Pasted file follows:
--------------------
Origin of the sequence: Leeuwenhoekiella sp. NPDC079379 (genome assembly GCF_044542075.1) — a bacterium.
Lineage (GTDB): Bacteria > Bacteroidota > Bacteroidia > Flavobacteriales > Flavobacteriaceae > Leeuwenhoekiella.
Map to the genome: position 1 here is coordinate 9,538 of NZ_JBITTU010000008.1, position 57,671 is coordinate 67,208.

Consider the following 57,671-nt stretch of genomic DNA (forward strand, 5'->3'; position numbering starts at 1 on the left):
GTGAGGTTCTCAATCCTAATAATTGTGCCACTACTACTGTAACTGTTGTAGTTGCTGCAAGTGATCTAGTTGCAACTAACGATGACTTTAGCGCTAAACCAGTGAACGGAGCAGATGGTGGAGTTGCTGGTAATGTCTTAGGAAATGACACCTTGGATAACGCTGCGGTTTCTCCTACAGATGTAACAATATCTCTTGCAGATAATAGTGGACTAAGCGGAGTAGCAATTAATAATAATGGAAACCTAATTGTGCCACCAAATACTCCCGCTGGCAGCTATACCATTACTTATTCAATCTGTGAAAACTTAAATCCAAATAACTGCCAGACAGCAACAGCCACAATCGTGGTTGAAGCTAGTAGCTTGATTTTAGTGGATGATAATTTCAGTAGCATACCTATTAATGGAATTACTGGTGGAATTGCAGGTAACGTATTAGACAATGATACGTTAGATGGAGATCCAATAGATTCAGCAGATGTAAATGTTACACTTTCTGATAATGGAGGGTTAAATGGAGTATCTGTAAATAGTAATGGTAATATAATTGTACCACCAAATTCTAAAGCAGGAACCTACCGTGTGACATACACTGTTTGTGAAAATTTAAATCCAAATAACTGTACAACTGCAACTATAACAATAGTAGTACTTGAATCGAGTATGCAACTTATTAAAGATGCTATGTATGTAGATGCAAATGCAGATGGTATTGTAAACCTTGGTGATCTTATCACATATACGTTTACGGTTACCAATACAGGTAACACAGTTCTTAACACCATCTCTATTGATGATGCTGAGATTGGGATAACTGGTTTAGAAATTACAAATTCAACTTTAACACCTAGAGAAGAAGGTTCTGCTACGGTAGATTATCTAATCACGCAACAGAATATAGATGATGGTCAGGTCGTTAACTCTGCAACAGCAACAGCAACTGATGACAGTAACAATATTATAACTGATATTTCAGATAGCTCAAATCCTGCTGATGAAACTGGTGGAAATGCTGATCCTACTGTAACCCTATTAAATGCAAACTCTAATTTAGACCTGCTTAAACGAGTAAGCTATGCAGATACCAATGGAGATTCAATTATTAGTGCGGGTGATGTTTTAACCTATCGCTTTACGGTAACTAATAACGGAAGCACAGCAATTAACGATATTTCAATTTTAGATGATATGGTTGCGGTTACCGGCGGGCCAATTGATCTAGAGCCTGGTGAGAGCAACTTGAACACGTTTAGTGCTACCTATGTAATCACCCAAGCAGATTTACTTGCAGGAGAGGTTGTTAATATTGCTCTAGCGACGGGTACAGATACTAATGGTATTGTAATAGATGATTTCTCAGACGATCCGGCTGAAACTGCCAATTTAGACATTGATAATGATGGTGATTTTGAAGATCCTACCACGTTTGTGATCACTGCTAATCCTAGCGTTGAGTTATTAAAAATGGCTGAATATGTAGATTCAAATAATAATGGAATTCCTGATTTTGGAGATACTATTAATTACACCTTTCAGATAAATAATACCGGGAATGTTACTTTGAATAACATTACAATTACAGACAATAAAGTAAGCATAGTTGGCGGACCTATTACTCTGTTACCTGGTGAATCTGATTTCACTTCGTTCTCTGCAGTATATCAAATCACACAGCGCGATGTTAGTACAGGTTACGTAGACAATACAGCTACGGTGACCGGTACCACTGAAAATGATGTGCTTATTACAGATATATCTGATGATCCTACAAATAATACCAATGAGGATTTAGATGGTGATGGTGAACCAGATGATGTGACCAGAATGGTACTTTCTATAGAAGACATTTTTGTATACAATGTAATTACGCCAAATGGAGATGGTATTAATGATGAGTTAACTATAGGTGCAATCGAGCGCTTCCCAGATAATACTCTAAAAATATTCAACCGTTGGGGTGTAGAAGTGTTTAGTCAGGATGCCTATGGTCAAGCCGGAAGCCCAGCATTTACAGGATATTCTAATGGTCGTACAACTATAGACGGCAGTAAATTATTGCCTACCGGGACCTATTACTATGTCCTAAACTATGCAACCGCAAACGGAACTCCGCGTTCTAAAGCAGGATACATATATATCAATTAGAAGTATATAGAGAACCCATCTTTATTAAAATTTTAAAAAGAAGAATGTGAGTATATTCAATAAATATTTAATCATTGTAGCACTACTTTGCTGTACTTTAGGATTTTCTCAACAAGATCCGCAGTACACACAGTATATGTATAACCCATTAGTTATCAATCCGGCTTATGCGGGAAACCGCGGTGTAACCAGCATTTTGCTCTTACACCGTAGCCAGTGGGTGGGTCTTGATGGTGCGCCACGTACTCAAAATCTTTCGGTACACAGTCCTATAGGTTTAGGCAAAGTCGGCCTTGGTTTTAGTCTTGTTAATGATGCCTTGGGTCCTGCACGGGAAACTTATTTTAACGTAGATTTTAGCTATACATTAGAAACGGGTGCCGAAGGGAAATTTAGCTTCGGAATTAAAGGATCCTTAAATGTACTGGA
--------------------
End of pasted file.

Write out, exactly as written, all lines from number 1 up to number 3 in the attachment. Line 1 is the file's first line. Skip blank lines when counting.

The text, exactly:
Origin of the sequence: Leeuwenhoekiella sp. NPDC079379 (genome assembly GCF_044542075.1) — a bacterium.
Lineage (GTDB): Bacteria > Bacteroidota > Bacteroidia > Flavobacteriales > Flavobacteriaceae > Leeuwenhoekiella.
Map to the genome: position 1 here is coordinate 9,538 of NZ_JBITTU010000008.1, position 57,671 is coordinate 67,208.